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hand, bounce on the floor, and roll off somewhere never to be found that day. The lead would mysteriously break moments after touching the paper and there would be no sharpener to be found. Even a mechanical pencil could be made to do many of the same tricks that a wooden one could do and it could disappear and lose it's lead just as easily too.
What's a mom to do when her little boys can't sit still? I say, work with the wiggle! That's right. Let them wiggle and squirm and fiddle around while you read aloud from Rifles for Watie. Let them build Lego cars and trucks or stack blocks or play Lincoln Logs while you read from Milne's Winnie the Pooh. I promise (I really do) that your little boys are paying attention. It may not look like they are listening or soaking anything up, but they are. Try this experiment and see if I'm right. When you are in the midst of reading aloud and they are quietly playing , stop reading in mid-sentence. See if they notice. (they will.) Then ask a question about the story, and I'll bet you one of your many mother's hats that they will be able to answer you. Try it and see if I'm right.
Boys, especially little boys, really must be allowed to wiggle and move and be busy with their hands while they learn. School desks are mere traps to boys and they don't allow for much freedom other than lifting the lid for a pair of scissors with which to cut the braids of the girl in front of him. One thing I have learned is that all children, especially boys, do well with short lessons when it comes to school-ish things. Did you know that the first 10 minutes of any presentation or speech is the most listened to and the most absorbed? So with a child, a 15 or 20 minute lesson in handwriting or math is plenty if you wish to capture their attention and have them truly learn. More time than that, and their eyes begin to wander out the window and to the tree fort where the pirates are just now sailing alongside the cargo ship....and you've lost them. You might as well open the door and set them free to sail.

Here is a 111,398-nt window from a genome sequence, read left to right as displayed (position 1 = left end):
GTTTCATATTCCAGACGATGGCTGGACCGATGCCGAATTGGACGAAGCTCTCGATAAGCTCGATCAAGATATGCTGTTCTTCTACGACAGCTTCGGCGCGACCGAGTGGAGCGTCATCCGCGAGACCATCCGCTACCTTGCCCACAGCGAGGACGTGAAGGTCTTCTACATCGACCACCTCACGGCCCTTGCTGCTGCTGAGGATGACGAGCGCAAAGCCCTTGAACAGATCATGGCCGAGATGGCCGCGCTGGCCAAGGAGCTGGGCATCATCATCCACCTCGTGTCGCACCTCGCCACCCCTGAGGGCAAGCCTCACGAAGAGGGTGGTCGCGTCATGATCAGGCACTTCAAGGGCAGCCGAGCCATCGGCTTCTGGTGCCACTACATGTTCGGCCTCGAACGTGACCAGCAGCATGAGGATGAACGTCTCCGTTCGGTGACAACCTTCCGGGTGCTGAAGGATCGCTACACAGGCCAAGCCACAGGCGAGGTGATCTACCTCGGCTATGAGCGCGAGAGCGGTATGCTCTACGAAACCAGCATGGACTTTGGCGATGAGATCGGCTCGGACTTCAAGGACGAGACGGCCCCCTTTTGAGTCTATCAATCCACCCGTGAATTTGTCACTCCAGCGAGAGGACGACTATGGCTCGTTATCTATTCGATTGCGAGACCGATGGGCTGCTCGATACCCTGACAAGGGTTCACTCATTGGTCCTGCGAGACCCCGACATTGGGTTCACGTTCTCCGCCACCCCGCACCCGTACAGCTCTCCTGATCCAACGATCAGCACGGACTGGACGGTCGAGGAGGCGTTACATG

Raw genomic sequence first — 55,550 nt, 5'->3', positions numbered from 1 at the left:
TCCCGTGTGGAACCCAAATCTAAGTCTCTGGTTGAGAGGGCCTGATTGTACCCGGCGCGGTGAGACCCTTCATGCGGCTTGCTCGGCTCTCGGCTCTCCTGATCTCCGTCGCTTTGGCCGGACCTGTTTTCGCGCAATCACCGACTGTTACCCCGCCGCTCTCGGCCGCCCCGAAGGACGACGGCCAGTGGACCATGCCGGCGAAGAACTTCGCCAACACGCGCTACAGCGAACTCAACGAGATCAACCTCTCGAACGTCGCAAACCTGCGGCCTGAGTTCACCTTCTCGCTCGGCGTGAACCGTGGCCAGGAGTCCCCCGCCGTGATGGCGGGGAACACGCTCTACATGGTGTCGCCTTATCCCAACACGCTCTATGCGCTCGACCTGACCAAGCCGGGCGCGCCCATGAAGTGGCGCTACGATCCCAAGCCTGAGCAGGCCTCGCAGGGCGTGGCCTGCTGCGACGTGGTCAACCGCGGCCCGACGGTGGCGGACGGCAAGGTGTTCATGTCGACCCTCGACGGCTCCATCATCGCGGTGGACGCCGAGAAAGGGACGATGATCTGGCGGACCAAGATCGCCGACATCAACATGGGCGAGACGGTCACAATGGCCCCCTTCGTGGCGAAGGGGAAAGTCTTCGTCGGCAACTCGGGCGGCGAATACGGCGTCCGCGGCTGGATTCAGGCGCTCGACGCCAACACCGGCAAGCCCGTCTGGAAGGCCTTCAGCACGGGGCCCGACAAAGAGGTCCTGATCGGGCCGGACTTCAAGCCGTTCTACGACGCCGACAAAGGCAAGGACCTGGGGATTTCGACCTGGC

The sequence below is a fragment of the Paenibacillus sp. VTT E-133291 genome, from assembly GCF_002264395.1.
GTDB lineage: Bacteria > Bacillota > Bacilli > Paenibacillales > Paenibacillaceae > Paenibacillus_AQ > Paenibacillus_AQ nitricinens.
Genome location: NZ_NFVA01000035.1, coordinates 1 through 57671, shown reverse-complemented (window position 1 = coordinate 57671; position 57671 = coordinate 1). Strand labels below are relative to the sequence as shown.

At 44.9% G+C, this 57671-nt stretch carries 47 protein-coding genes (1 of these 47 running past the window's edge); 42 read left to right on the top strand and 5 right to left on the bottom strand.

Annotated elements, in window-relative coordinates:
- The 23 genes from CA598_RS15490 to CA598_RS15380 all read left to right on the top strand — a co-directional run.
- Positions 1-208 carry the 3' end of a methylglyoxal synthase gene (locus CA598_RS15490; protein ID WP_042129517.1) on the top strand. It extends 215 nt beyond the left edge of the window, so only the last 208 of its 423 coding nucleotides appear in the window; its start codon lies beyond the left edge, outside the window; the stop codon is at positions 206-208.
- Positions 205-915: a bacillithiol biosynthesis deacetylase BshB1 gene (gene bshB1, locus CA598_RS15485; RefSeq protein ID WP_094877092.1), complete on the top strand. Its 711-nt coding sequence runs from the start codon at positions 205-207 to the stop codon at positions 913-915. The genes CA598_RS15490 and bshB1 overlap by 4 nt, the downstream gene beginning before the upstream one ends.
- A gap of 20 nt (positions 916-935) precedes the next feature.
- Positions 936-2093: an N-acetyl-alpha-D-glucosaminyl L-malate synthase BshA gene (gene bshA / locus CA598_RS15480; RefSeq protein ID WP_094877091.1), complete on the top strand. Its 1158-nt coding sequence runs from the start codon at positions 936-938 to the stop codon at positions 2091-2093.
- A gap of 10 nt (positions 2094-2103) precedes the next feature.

The other thing I've learned about boys is that they need lots and lots of time outdoors -- thinking their own thoughts, arranging their own battles with the Redcoats, hunting for skunks, hammering nails into another section of the tree fort. It all goes right along with their education. Without a hefty amount of free play time and work time, I don't think their brains function right, and they certainly have far too much energy to sit still for long if they aren't allowed to burn it off. One of my favorite energy burners that often took place when I was at my wits end was laps around the house. No matter the weather, I'd send them all out the door to take laps. I designated the number and counted the laps off as they ran past the picture window. It always seemed to fix the problem and give their brains some added energy for the task at hand. Plus it was fun! I'm no psychologist or child expert, but from my point of view, kids need wiggle room, fresh air, and time to romp every bit as much as they need pencils and books.